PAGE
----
[QODLink]
Sport
China's Yi settles in at Milwaukee
The Milwaukee Bucks' first-round draft pick is slowly developing into an NBA star.
Last Modified: 01 Dec 2007 09:52 GMT

Things are looking up in the NBA for Milwaukee
Bucks' Chinese forward Yi Jianlian [EPA]

Yi Jianlian, China's next big basketball star after Yao Ming, is said to be adapting well to life in the NBA with his new team the Milwaukee Bucks.
The 7ft (2.13m) Yi, who had eight points and two rebounds in less than 30 minutes in his side's 91-88 loss to the New York Knicks on Friday, has blended in well with the Bucks and is averaging just under 10 points and six rebounds per game.
"I'm happy to be here," Yi told reporters through a translator before the game.
 
"I know there's a lot of Chinese people watching this game and that makes me really happy."
 
Larry Krystkowiak, Milwaukee coach, said there was room for improvement as Yi grew stronger and more confident going to the hoop, but he said the young Chinese had more than satisfied expectations.
 

"More than anything I love his work ethic and I love his ability to be coached."

Michael Redd, Milwaukee Bucks star on his teammate Yi.

"When you draft a rookie, you never know exactly how that person is going to respond when they come into the NBA," Krystkowiak said.
 
"I think it's safe to say he's one of those people who has surprised some people, opened some people's eyes."
 
Yi was the Bucks' first-round pick, and sixth overall in last year's draft after helping the Guandong Tigers win three Chinese Basketball Association titles in a row.
 
"He's very impressive," said Michael Redd, Milwaukee's leading scorer.
 
"More than anything I love his work ethic and I love his ability to be coached.
 
"He can shoot the basketball and take you off the dribble. A 7-footer doing that, he can eventually be a match-up nightmare."
 
Big future for Yi
 
Andrew Bogut, Bucks starting center, said Yi was a big part of the team.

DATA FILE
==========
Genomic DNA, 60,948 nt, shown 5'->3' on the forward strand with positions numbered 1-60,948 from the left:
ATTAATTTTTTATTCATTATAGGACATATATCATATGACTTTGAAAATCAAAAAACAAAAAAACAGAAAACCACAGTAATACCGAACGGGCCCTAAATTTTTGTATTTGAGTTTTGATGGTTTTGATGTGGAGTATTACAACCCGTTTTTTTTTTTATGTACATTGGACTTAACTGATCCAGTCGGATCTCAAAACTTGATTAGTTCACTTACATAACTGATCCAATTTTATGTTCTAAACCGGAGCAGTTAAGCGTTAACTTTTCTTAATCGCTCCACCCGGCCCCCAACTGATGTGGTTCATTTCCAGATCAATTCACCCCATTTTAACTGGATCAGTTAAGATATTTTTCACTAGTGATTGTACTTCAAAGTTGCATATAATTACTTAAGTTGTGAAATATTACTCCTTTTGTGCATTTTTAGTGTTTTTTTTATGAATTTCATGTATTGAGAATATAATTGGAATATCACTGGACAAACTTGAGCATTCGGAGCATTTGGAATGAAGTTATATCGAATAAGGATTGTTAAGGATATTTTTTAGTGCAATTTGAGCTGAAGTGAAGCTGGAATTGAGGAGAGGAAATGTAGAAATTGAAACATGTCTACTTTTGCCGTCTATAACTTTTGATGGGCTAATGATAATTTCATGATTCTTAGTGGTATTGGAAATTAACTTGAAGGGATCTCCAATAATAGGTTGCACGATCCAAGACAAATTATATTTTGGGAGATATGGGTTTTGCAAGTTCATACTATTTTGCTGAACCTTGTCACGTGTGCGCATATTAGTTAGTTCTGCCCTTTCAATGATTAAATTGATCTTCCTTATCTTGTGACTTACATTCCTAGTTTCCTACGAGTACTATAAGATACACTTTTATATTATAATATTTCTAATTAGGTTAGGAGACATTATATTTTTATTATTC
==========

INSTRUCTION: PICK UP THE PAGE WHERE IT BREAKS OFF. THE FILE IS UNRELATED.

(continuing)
"He's fitting in fine," Bogut told Reuters in the Milwaukee locker room before the game.
 
"He's ready to play in the league, no doubt about that. He's very athletic and very, very fast."
 
Despite falling to their sixth loss in seven road games, Yi said there was a lot of time for the Bucks to improve.
 
"This leaves a strong impression in our minds," the lanky Yi said.
 
"I had two fouls early in the game and it was hard to avoid because (Zach) Randolph is a really strong guy and that contributed to my play later.
 
"But we still realise we have more than 60 games to play. This is just an opportunity for us to think about how to play better in the future."
Source:
Agencies
Topics in this article
People
City
Organisation
Featured on Al Jazeera
The author argues that in the new economy, it's people, not skills or majors, that have lost value.
Colleagues of detained Al Jazeera journalists press demands for their release, 100 days after their arrest in Egypt.
Mehdi Hasan discusses online freedoms and the potential of the web with Wikipedia founder Jimmy Wales.
A tight race seems likely as 814 million voters elect leaders in world's largest democracy next week.
Featured
A vocal minority in Ukraine's east wants to join Russia, and Kiev has so far been unable to put down the separatists.
Iran's government has shifted its take on 'brain drain' but is the change enough to reverse the flow?
Deadly attacks on anti-mining activists in the Philippines part of a global trend, according to new report.
Activists say 'Honor Diaries' documentary exploits gender-based violence to further an anti-Islamic agenda.
As Syria's civil war escalates along the Turkish border, many in Turkey are questioning the country's involvement.
join our mailing list